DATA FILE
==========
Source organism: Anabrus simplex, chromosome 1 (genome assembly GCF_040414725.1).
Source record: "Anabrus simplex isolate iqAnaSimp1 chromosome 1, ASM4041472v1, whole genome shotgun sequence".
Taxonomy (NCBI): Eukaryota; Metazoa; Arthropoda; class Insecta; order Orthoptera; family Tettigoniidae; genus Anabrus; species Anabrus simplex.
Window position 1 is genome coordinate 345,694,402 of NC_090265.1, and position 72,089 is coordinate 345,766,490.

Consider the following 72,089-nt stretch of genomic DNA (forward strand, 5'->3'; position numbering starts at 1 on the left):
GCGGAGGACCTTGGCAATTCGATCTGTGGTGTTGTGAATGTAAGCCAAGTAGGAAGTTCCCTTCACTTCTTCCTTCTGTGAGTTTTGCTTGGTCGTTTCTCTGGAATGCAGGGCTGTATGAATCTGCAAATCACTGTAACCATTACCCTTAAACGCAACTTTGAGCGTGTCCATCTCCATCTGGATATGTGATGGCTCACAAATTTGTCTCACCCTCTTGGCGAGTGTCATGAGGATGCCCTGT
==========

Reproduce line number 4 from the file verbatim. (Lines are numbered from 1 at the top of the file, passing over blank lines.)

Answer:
Window position 1 is genome coordinate 345,694,402 of NC_090265.1, and position 72,089 is coordinate 345,766,490.